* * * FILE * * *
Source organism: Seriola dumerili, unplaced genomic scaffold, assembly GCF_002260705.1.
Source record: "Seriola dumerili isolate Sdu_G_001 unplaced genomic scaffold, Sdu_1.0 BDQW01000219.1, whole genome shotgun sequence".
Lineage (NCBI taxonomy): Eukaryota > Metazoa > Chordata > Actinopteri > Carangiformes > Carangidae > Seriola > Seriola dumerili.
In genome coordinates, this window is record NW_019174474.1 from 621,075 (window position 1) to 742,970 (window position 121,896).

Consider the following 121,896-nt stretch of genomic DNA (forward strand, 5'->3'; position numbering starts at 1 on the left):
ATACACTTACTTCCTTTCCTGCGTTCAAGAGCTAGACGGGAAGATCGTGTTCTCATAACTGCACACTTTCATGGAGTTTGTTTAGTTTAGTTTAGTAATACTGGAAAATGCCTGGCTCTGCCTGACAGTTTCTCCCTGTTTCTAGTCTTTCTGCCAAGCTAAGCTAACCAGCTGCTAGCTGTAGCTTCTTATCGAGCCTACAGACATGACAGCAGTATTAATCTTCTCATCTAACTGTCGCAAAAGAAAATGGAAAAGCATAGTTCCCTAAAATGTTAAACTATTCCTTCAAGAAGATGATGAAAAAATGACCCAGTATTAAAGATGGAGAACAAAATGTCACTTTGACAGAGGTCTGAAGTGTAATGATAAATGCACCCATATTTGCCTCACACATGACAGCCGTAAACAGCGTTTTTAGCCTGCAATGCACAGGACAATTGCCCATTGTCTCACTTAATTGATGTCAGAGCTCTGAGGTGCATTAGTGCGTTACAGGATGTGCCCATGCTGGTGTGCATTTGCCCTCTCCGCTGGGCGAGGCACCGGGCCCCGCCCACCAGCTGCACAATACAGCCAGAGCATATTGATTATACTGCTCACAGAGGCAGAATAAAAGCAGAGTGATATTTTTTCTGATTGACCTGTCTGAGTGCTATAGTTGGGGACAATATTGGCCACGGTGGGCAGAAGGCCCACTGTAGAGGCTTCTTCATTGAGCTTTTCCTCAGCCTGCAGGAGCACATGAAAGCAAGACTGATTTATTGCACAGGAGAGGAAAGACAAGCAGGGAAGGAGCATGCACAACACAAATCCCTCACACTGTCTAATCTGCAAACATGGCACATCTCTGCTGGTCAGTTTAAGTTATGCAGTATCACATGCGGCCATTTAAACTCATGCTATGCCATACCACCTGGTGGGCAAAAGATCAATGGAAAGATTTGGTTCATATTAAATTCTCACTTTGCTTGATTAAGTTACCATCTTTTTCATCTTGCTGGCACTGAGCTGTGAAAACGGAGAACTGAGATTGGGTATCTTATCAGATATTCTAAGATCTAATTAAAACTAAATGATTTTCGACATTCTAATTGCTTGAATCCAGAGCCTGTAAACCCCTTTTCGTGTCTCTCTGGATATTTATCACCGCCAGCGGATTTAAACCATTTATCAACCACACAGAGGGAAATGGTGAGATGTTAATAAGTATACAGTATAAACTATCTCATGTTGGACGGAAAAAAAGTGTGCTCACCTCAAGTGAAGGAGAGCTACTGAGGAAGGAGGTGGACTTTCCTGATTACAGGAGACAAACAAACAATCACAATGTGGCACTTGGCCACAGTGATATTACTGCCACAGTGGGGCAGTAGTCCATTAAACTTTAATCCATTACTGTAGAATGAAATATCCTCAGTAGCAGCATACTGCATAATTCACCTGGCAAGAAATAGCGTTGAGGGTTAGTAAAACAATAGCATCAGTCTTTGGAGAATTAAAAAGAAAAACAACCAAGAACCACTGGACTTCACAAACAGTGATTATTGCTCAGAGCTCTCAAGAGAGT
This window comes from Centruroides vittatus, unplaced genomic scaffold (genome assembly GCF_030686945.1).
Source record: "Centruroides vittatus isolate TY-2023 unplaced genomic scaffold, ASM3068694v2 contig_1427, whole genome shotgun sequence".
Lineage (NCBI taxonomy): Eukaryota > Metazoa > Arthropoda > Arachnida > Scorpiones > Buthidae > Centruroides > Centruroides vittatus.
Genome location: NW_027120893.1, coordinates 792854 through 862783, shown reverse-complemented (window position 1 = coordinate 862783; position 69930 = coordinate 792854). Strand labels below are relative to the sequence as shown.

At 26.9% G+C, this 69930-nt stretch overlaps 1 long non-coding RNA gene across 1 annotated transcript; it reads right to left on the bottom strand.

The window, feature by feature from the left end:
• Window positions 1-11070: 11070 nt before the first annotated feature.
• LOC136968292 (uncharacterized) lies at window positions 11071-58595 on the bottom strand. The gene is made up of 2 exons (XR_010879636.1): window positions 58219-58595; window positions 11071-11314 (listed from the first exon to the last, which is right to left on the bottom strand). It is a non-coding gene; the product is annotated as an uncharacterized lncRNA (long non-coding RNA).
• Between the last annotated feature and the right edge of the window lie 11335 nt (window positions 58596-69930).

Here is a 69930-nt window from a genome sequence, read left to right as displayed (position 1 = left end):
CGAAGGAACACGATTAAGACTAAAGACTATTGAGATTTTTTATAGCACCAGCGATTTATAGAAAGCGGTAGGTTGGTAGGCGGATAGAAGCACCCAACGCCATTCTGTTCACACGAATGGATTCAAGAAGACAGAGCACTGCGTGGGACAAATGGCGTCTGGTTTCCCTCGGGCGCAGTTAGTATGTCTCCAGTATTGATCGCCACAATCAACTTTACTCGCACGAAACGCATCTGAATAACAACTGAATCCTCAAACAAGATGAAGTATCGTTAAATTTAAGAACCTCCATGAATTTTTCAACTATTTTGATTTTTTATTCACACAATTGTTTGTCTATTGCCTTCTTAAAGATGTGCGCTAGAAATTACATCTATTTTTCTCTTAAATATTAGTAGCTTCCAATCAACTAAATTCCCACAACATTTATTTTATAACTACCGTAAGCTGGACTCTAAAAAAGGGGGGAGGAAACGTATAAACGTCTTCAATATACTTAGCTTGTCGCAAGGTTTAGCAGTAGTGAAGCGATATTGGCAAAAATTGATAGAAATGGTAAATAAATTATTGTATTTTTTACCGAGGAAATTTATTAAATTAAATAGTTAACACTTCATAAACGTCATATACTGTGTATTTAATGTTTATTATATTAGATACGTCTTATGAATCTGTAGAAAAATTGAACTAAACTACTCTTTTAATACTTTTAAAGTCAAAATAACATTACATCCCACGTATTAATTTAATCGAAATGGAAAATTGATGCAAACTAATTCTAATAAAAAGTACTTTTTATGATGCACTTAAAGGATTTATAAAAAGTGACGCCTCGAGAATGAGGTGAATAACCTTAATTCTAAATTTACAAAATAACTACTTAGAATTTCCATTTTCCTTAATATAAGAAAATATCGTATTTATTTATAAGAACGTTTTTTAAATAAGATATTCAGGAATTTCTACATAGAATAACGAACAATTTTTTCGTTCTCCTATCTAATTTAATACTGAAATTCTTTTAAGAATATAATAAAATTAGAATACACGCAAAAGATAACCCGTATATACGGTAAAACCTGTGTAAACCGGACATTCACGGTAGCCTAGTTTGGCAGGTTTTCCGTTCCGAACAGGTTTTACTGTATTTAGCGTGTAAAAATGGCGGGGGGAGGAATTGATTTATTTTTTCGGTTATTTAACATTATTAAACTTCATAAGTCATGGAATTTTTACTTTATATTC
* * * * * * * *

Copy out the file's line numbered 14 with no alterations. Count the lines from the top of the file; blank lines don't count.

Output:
• LOC136968292 (uncharacterized) lies at window positions 11071-58595 on the bottom strand. The gene is made up of 2 exons (XR_010879636.1): window positions 58219-58595; window positions 11071-11314 (listed from the first exon to the last, which is right to left on the bottom strand). It is a non-coding gene; the product is annotated as an uncharacterized lncRNA (long non-coding RNA).